Getting physical

The process of obtaining high efficiencies from data centre structured cabling involves a number of steps and IT managers in the region are well-advised to keep all of them in mind. Sathya Mithra Ashok finds out more.

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Getting physical Many Middle East enterprises continue to look at short term solutions. - Andrew Sedman, technical director MEA for R&M.
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By  Sathya Mithra Ashok Published  October 10, 2009 Network Middle East Logo

It is a fact of life. Achieving optimal performance from the physical layer is essential not only for ensuring equipment efficiency inside a data centre, but also for the overall health of the organisational network.

However, getting the most out of the physical layer is easier said than done, and the process often starts with the choice of the solution that is to be deployed in a data centre.

“When choosing cabling solutions for the data centre, IT managers should keep in mind requirements, architecture and the media. Requirements include apps that users plan to implement today and those that they would migrate to in five years time. Data centre architecture also greatly impacts cable selection. First, there is network switching (top of rack switching, distributed zone switching or a centralised switch architecture).

Then we need to understand where the cabling pathways run. Requirements and architecture drive the type of media selected and define the best option between field installed versus factory terminated systems,” says Dave Harney, group product manager at Molex.

Gautier Humbert, sales manager in the Gulf region for structured cabling solutions at Ortronics and Legrand adds: “There is a common misunderstanding that end-users should always go for the highest performance solution. Actually, the single most important factor to keep in mind is flexibility.

Choosing a reliable product is the basis. Many solutions are out there, but only a few are really applicable to data centres. Once the brands are selected, it comes down to design and to products that allow the data centre to adapt to the changing needs of an organisation. Basically, IT managers have to choose an adapted product, and consider a design that will allow easy modifications in the near future.”

Besides looking for pure functionality in a solution, vendors recommend that IT managers look for quality, adaptability of the systems and to choose a company that is more of a partner than a supplier.

“A data centre can be designed in many different ways depending on size and redundancy. But sometimes a single item can make the difference. For example, a pre-terminated solution can save tremendous time in installation and MACs (moves, adds and changes),” warned Humbert.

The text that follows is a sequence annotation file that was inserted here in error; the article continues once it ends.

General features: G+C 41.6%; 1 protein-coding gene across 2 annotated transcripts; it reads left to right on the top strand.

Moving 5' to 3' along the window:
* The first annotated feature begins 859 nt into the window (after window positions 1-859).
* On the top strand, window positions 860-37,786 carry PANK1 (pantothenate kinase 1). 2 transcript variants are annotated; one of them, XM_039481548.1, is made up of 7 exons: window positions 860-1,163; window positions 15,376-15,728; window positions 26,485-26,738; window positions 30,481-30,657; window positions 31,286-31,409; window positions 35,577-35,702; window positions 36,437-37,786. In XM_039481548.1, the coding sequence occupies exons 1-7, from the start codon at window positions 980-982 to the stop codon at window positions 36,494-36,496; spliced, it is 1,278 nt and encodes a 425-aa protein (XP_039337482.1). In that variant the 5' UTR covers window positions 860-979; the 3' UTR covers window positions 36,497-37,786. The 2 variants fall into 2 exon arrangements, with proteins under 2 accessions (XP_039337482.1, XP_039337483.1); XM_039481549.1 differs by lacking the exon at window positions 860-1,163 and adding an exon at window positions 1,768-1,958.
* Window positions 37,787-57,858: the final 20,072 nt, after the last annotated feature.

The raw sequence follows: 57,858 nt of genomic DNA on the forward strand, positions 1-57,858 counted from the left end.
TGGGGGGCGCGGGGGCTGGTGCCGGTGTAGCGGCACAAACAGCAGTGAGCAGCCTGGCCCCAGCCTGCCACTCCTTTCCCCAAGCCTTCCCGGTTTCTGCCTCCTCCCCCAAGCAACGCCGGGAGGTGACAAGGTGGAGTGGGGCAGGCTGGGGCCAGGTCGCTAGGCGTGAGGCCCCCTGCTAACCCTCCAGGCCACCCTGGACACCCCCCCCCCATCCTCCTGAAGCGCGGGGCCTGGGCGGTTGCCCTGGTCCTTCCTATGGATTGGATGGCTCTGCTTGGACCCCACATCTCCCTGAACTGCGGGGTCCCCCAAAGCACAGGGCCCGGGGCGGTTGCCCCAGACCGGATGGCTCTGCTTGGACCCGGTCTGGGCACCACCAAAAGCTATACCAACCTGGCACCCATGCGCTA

Apart from the basic guidelines to keep in mind, there is always the perennial question of whether to go for copper or fibre inside the data centre. Nobody denies that there has to be a mix of both solutions for optimal performance inside an organisational data centre. However, not many can agree on how much and what kind of a mix makes for the ideal solution.

“Although fibre is a more future-proof solution with regard to capacity, cost is higher and handling fibre requires more attention to prevent micro-bends and damage. Copper, on the other hand, is of lower cost and is easier to handle. When distances are larger than 100 metres, there is no other alternative than using fibre.

Therefore, copper is probably the best solution to be used in the data centre rack/row, whereas fibre is required in the data centre backbone,” stated Aziz Ala’ali, regional director, Middle East and Africa at Extreme Networks.

“Selecting between copper and fibre is a balancing act between applications support, the number or connections you need to support in an area and available budget.  Fibre will be the best cable type in high density environments where the user expects a quick migration from 1Gbps networks to 100Gbps networks.  But as of today, copper network transceivers are less expensive than optical transceivers, and so copper still has a place in most data centres,” explained Harney.

Andrew Sedman, technical director MEA for R&M says: “Typically from the main distribution area (MDA) to the zone distribution area (ZDA), purely fibre is used due to high traffic demands. Then from there out to the equipment distribution areas (EDAs) the choice can be made between copper and fibre.

Much has been said about using only fibre throughout the data centre as this can reduce the power requirements by up to 40%, but through design (i.e. keeping copper runs relatively short) similar savings can be achieved negating the ‘green philosophy’ concept of removing all copper cabling.”

As Humbert puts it, all data centres will continue to require a mix of both copper and fibre solutions, and IT managers should keep that in mind when deploying the physical layer in their various data centres.

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